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December 30th, 2008 at 11:23 pm

Practical Gifts To Help During Grief That Baby Boomers Can Teach Younger Generations

Many Baby Boomers Come With Experience With Death and Dying

I personally find that baby boomers and seniors are the true experts on how to deal with death and dying. My father in law just passed the day after Christmas. I am reviewing, once again, the practical things that must be done before and after the funeral. Once you are in the midst of the emotional pain you are reminded of the sensitive issues.

Often, I try to provide support in practical ways. Yet, as I get older it sure would be helpful to have someone half my age working along side me, or running errands that can help the person going through grief.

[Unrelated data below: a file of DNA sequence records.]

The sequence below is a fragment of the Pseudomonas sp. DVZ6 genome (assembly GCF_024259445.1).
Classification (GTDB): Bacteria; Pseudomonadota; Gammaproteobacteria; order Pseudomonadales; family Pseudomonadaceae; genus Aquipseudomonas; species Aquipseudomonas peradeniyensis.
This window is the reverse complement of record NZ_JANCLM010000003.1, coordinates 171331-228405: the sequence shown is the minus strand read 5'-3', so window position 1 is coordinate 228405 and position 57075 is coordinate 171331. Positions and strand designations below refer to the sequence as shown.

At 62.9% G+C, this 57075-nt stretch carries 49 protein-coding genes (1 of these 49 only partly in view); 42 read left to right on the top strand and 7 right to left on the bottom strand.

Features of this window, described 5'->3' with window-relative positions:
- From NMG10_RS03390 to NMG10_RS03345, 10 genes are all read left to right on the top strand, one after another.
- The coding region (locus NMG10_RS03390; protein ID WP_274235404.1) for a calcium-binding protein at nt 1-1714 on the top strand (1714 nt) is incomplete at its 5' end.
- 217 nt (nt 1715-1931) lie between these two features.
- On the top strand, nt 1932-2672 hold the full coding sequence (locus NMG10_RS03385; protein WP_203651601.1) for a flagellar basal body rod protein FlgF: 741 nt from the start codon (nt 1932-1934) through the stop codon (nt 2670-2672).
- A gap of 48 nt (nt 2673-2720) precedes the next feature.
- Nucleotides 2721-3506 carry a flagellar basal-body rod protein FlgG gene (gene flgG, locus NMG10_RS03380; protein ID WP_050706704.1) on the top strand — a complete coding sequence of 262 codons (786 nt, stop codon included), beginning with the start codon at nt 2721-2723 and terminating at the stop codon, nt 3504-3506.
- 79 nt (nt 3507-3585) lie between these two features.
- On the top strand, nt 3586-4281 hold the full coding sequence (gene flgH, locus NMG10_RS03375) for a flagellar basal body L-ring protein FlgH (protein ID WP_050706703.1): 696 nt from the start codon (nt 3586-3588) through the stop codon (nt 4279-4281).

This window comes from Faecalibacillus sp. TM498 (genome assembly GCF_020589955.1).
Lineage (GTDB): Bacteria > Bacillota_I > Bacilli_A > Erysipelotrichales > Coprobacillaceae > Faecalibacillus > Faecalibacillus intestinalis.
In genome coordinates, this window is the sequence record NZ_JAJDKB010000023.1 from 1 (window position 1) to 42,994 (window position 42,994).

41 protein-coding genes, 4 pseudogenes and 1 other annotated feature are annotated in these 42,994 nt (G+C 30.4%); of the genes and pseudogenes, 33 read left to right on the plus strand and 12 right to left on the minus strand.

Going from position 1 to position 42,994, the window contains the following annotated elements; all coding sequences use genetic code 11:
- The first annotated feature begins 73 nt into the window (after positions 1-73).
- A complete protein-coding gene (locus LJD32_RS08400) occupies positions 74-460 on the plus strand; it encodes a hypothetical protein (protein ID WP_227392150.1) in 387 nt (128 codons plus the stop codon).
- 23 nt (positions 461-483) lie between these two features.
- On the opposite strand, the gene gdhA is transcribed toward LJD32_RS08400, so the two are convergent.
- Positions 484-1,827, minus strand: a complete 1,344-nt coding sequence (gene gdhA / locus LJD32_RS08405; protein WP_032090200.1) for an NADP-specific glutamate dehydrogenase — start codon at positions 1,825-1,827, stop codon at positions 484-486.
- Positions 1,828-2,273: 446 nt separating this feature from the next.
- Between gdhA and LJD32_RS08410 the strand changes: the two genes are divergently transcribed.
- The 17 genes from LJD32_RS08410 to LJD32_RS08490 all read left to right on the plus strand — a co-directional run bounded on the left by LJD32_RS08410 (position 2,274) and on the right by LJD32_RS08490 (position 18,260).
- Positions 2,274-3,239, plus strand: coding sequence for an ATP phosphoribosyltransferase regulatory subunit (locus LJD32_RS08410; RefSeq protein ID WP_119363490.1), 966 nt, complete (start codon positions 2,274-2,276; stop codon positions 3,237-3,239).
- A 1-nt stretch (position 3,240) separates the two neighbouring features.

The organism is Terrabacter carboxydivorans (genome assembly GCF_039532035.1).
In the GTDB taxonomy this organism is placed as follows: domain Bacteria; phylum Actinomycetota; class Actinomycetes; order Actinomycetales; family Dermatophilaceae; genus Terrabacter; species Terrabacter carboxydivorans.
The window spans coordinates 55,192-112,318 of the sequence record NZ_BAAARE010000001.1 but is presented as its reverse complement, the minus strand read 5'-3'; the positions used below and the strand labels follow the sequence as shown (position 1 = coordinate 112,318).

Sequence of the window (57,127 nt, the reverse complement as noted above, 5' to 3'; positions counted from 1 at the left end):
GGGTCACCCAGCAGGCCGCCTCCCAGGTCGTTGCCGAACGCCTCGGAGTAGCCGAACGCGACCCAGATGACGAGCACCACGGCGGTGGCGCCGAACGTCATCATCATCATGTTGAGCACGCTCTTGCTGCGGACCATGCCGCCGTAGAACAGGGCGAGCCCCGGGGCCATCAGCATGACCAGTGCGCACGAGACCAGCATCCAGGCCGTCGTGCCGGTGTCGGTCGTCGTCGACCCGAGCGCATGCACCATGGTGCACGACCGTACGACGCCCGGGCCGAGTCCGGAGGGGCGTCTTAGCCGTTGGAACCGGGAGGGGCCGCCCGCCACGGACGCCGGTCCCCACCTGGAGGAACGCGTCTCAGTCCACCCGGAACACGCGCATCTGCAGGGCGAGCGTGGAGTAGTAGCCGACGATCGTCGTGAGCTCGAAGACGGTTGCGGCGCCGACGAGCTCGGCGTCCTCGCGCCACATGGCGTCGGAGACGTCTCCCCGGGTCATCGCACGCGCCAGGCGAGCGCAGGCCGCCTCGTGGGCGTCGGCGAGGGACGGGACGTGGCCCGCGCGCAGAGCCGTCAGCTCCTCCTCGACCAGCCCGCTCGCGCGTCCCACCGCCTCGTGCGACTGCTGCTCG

I actually find solace in the details at times. Yet, the practical things must be shared with our younger generations. For example, prior to going out of town I received two calls from members of my church offering to check in on my mom. That was a comfort. There were several practical helps offered or provided.

 Some folks help clean,cook or write out cards. But whatever, is done before and after is often learned via experiances.  I have learned that what is done for me is what I should try to do for others. Sometimes those things are small but powerful.

Yet, I am distressed at how much our younger generation does not share in this process. Many just don’t know because they were omitted from the process or just did not have time. Why?

During the holidays it seems that one of the most practical things we can do is to share how to give to others during times of grief and despair. Many are hurting when they reflect on their losses. How can we help?How do we teach our children and their children to help?

So please share your practical tips. Those things we should also teach our our younger generation.